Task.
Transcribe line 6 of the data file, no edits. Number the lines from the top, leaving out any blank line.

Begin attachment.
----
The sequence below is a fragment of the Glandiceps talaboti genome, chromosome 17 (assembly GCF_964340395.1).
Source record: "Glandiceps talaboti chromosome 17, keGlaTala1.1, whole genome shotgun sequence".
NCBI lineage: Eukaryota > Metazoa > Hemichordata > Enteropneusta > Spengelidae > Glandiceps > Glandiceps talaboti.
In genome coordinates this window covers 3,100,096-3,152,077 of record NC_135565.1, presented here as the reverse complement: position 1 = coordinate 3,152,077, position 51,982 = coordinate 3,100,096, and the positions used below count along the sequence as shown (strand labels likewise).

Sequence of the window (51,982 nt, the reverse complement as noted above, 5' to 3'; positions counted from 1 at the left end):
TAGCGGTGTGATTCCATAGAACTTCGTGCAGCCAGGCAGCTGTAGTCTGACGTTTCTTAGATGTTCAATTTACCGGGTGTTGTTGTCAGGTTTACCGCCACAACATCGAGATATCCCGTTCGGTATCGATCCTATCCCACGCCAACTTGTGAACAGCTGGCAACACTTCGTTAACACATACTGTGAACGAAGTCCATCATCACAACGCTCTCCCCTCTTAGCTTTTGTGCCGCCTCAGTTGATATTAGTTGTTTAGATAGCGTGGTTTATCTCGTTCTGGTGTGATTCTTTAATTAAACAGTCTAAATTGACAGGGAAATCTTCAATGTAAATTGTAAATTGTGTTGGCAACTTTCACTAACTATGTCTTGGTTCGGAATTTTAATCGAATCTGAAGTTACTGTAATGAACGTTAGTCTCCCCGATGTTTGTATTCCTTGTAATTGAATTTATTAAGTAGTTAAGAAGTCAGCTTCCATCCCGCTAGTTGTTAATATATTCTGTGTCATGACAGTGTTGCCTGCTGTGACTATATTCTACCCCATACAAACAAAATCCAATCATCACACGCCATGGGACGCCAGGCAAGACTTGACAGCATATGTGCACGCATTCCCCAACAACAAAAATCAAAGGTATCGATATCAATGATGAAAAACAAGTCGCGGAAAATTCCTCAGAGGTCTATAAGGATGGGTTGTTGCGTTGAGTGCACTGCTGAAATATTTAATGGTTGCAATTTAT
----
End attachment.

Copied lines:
TAGCGGTGTGATTCCATAGAACTTCGTGCAGCCAGGCAGCTGTAGTCTGACGTTTCTTAGATGTTCAATTTACCGGGTGTTGTTGTCAGGTTTACCGCCACAACATCGAGATATCCCGTTCGGTATCGATCCTATCCCACGCCAACTTGTGAACAGCTGGCAACACTTCGTTAACACATACTGTGAACGAAGTCCATCATCACAACGCTCTCCCCTCTTAGCTTTTGTGCCGCCTCAGTTGATATTAGTTGTTTAGATAGCGTGGTTTATCTCGTTCTGGTGTGATTCTTTAATTAAACAGTCTAAATTGACAGGGAAATCTTCAATGTAAATTGTAAATTGTGTTGGCAACTTTCACTAACTATGTCTTGGTTCGGAATTTTAATCGAATCTGAAGTTACTGTAATGAACGTTAGTCTCCCCGATGTTTGTATTCCTTGTAATTGAATTTATTAAGTAGTTAAGAAGTCAGCTTCCATCCCGCTAGTTGTTAATATATTCTGTGTCATGACAGTGTTGCCTGCTGTGACTATATTCTACCCCATACAAACAAAATCCAATCATCACACGCCATGGGACGCCAGGCAAGACTTGACAGCATATGTGCACGCATTCCCCAACAACAAAAATCAAAGGTATCGATATCAATGATGAAAAACAAGTCGCGGAAAATTCCTCAGAGGTCTATAAGGATGGGTTGTTGCGTTGAGTGCACTGCTGAAATATTTAATGGTTGCAATTTAT